Microwave imaging for neoadjuvant chemotherapy monitoring: initial clinical experience.

Meaney PM, Kaufman PA, Muffly LS, Click M, Poplack SP, Wells WA, Schwartz GN, di Florio-Alexander RM, Tosteson TD, Li Z, Geimer SD, Fanning MW, Zhou T, Epstein NR, Paulsen KD - Breast Cancer Res. (2013)

Summary of the permittivity and conductivity region of interest (ROI) analysis for the MT imaging sessions from the start of treatment until just prior to surgery. MT, microwave tomography.
© Copyright Policy - open-access
Related In: Results  -  Collection

License
Show All Figures
getmorefigures.php?uid=PMC3672734&req=5

Figure 7: Summary of the permittivity and conductivity region of interest (ROI) analysis for the MT imaging sessions from the start of treatment until just prior to surgery. MT, microwave tomography.
Mentions: Figure 7 summarizes the ROI:background ratios for both the permittivity and conductivity images as a function of time. In this case, the permittivity ROI:background values remain relatively constant but then increase dramatically towards the end of treatment. The corresponding conductivity ratios are much more uneven with sharp increases at day 2 and day 28. The uneven behavior may be due in part to the fact that the tumor did appear to partially respond in some areas (for example, during the first 21 days) but then expanded towards the anterior portion of the breast. Nonetheless, the ROI:background values did not decrease appreciably at any extended duration during treatment and are consistent with the pathological determination of non-response.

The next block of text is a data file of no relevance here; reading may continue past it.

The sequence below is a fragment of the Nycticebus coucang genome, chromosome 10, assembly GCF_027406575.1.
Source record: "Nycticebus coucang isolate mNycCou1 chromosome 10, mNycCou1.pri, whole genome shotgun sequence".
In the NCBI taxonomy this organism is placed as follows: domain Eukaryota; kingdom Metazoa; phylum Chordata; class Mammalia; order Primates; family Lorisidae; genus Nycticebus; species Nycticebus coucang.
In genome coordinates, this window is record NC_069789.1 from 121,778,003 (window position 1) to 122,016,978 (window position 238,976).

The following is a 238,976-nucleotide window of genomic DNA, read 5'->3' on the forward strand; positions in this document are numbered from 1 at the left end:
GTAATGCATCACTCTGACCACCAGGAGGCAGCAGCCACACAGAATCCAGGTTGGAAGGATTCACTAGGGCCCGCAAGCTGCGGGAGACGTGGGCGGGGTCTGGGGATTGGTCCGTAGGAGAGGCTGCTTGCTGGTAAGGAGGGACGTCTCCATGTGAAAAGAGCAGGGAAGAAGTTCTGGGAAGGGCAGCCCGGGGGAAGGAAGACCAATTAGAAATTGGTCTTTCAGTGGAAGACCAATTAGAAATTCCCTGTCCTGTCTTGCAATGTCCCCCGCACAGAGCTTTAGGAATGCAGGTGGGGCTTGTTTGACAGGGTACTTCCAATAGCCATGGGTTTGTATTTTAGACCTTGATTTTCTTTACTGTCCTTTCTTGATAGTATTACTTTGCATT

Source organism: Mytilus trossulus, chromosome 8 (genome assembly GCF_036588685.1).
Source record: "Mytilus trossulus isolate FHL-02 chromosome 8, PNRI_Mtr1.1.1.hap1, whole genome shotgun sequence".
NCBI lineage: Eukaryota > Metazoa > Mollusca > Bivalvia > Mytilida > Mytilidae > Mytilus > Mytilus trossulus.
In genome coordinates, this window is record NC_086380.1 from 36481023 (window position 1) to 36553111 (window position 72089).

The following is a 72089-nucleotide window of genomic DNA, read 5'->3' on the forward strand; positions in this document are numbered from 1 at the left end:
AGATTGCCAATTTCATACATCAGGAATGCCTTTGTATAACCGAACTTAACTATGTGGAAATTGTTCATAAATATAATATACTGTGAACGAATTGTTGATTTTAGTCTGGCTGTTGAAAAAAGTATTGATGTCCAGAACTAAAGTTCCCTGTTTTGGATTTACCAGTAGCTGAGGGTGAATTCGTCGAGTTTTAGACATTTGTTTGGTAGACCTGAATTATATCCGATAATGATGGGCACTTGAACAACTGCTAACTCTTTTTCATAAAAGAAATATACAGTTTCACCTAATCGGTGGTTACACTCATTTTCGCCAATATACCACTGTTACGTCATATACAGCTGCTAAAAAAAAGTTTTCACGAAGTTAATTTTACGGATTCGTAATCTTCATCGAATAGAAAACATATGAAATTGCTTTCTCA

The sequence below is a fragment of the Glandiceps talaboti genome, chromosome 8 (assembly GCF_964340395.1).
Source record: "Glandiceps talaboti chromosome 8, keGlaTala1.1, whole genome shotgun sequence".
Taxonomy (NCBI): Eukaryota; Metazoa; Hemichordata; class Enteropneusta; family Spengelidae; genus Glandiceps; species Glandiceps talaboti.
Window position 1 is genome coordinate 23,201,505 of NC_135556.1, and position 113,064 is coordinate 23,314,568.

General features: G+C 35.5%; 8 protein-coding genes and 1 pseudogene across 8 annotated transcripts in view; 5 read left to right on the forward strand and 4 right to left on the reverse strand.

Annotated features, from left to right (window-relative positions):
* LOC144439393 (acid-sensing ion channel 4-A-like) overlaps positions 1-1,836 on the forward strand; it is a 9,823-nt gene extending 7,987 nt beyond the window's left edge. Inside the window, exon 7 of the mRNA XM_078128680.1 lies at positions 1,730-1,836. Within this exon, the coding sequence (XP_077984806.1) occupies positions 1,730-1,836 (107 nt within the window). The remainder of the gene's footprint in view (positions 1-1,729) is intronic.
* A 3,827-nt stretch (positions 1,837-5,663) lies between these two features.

Bottom Line: Two patient cases (one complete and one partial response) are presented in detail and demonstrate changes in microwave properties commensurate with the degree of treatment response observed pathologically.Normalized mean conductivity in ROIs from patients with complete pathological responses was significantly different from that of partial responders (P value = 0.004).In addition, the normalized conductivity measure also correlated well with complete pathological response at 30 days (P value = 0.002).

View Article: PubMed Central - HTML - PubMed

ABSTRACT

Introduction: Microwave tomography recovers images of tissue dielectric properties, which appear to be specific for breast cancer, with low-cost technology that does not present an exposure risk, suggesting the modality may be a good candidate for monitoring neoadjuvant chemotherapy.

Methods: Eight patients undergoing neoadjuvant chemotherapy for locally advanced breast cancer were imaged longitudinally five to eight times during the course of treatment. At the start of therapy, regions of interest (ROIs) were identified from contrast-enhanced magnetic resonance imaging studies. During subsequent microwave examinations, subjects were positioned with their breasts pendant in a coupling fluid and surrounded by an immersed antenna array. Microwave property values were extracted from the ROIs through an automated procedure and statistical analyses were performed to assess short term (30 days) and longer term (four to six months) dielectric property changes.

Results: Two patient cases (one complete and one partial response) are presented in detail and demonstrate changes in microwave properties commensurate with the degree of treatment response observed pathologically. Normalized mean conductivity in ROIs from patients with complete pathological responses was significantly different from that of partial responders (P value = 0.004). In addition, the normalized conductivity measure also correlated well with complete pathological response at 30 days (P value = 0.002).

Conclusions: These preliminary findings suggest that both early and late conductivity property changes correlate well with overall treatment response to neoadjuvant therapy in locally advanced breast cancer. This result is consistent with earlier clinical outcomes that lesion conductivity is specific to differentiating breast cancer from benign lesions and normal tissue.

Show MeSH
Related in: MedlinePlus